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A Thwaites dumper in action
A Neuson dumper
A German-made Picco 1 dumper with one rear wheel in the midline. See de:Picco 1 (in German)

A dumper or dumper truck (British English) or dump truck (North American English) is a truck designed for carrying bulk material, often on building sites. A dumper has a body which tilts or opens at the back for unloading and is usually an open 4-wheeled vehicle with the load skip in front of the driver. The skip can tip to dump the load; this is where the name "dumper" comes from. They are normally diesel powered. A towing eye is fitted for secondary use as a site tractor. Dumpers with rubber tracks are used in special circumstances and provide a more even distribution of weight compared to tires. Continuous tracks allow the operator to carry heavier payload on slick, snowy, or muddy surfaces, and are popular in some countries.[1] Rubber track dumpers offer even weight distribution for transporting heavy payloads over challenging terrains like mud or snow, popular in certain regions. Roll Off Dumpsters, contrastingly, are large, stationary containers designed for substantial waste management, easily loaded and transported by specialized trucks.[2]



One of the earliest British dumpers was the Muir-Hill, which was based on the Fordson tractor with 2 cubic yard bucket, driving on the front axle and steered by the back wheels. Devised in 1927, and on sale by 1931, it gained a lot of versatility when in 1933 Dunlop introduced 'tractor-style' pneumatic low pressure tyres.[3] This allowed it to travel on tarmac roads or off-road, which was of particular advantage on construction sites. Originally advertised as the "dumping tractor", it soon became known as the Muir-Hill dumper.[4]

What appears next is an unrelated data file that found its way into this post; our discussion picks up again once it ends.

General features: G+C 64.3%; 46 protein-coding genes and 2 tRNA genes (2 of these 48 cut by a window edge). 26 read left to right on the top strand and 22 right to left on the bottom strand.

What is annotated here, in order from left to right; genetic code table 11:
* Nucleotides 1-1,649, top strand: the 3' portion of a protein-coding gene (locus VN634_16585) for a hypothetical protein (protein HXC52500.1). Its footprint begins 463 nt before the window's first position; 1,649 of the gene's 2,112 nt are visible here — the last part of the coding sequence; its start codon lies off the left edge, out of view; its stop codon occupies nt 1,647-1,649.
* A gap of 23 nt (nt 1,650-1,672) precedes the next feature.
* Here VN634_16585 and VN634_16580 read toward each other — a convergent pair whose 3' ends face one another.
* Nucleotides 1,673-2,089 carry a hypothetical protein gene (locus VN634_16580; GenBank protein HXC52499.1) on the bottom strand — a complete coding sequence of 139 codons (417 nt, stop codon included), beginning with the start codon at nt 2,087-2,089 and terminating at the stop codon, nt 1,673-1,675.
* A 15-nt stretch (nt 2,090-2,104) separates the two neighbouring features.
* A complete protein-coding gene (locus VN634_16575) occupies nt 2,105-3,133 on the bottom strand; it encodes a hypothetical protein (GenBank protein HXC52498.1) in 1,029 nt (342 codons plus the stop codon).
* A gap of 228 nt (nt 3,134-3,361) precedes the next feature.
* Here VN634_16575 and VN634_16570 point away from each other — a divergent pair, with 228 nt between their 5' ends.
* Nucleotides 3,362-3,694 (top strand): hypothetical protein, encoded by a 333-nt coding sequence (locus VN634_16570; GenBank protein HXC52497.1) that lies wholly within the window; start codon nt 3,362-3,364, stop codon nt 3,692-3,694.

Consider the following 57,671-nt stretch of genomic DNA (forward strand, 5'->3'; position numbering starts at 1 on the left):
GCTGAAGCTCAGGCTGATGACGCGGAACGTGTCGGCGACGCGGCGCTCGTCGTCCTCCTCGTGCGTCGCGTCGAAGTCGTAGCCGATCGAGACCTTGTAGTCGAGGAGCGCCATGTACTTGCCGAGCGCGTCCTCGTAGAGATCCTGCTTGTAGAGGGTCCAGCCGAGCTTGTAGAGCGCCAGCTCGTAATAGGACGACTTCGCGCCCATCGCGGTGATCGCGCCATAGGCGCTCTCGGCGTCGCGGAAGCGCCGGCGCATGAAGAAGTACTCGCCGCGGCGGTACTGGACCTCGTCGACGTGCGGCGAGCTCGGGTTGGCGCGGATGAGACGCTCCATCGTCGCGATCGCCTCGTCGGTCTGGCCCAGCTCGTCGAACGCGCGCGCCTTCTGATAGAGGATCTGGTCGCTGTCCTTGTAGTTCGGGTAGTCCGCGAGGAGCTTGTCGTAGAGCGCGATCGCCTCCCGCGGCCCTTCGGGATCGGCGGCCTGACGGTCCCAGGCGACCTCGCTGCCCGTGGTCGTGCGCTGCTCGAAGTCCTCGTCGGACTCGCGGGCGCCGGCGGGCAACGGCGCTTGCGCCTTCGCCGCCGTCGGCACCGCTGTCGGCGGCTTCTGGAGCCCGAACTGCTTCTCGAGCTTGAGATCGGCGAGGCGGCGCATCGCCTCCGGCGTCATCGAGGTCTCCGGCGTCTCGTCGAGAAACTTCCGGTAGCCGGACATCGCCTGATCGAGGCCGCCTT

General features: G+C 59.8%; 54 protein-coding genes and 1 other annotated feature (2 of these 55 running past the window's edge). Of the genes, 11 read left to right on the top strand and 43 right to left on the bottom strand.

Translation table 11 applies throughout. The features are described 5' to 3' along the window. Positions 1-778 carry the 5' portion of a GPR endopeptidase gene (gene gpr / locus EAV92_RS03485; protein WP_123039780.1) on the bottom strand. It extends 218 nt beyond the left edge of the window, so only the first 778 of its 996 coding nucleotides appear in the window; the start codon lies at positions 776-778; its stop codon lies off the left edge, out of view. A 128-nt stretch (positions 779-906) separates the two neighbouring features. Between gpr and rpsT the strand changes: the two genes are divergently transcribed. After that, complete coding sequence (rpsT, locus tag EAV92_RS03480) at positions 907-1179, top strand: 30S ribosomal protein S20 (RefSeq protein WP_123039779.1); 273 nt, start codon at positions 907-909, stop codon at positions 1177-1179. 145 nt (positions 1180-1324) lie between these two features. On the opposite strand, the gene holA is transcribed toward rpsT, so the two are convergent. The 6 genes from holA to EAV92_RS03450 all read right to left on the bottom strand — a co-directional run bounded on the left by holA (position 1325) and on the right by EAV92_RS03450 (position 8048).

Modern dumpers have payloads of up to 10 tonnes (11 short tons; 9.8 long tons) and usually steer by articulating at the middle of the chassis (pivot steering). They have multi-cylinder diesel engines, some turbocharged, electric start and hydraulics for tipping and steering and are usually four-wheel drive. An A-frame known as a ROPS (Roll-Over Protection) frame, may be fitted over the seat to protect the driver if the dumper rolls over. Some dumpers have FOPS (Falling Object Protection) as well. Lifting skips are available for discharging above ground level. In the 1990s, dumpers with swivel skips, which could be rotated to tip sideways, became popular, especially for working in narrow sites such as road works. Dumpers are the most common cause of serious accidents involving construction plant.[5]

Nowadays these vehicles are also called "dumper" in some mainland European languages.

See also



  1. ^ Construction Trucks and Dumpers of Today
  2. ^ "Construction Dumpster Rentals". Prime Dumpster. Retrieved 2023-12-27.
  3. ^ "Increasing the Scope of the Dumping Tractor". Commercial Motor. 4 August 1933. p. 880.
  4. ^ Sackey, Lyndon N. A.; Quartey, Jeremiah; Nortey, Augustus N. N.; Obeng, Afia Tiwaa; Okyere, Abigail Amoakoatta; Kayoung, Phebe Y. (2023-07-06). "Road construction and its socio-economic and health impact: a case study of Atonsu lake road". Discover Environment. 1 (1): 6. doi:10.1007/s44274-023-00009-x. ISSN 2731-9431.
  5. ^ Bohm, Jonathan; Harris, Don (2012). "Hazard Awareness of Construction Site Dumper Drivers". International Journal of Occupational Safety and Ergonomics. 18 (3): 363–373. doi:10.1080/10803548.2012.11076939. ISSN 1080-3548. PMID 22995134. S2CID 22536725.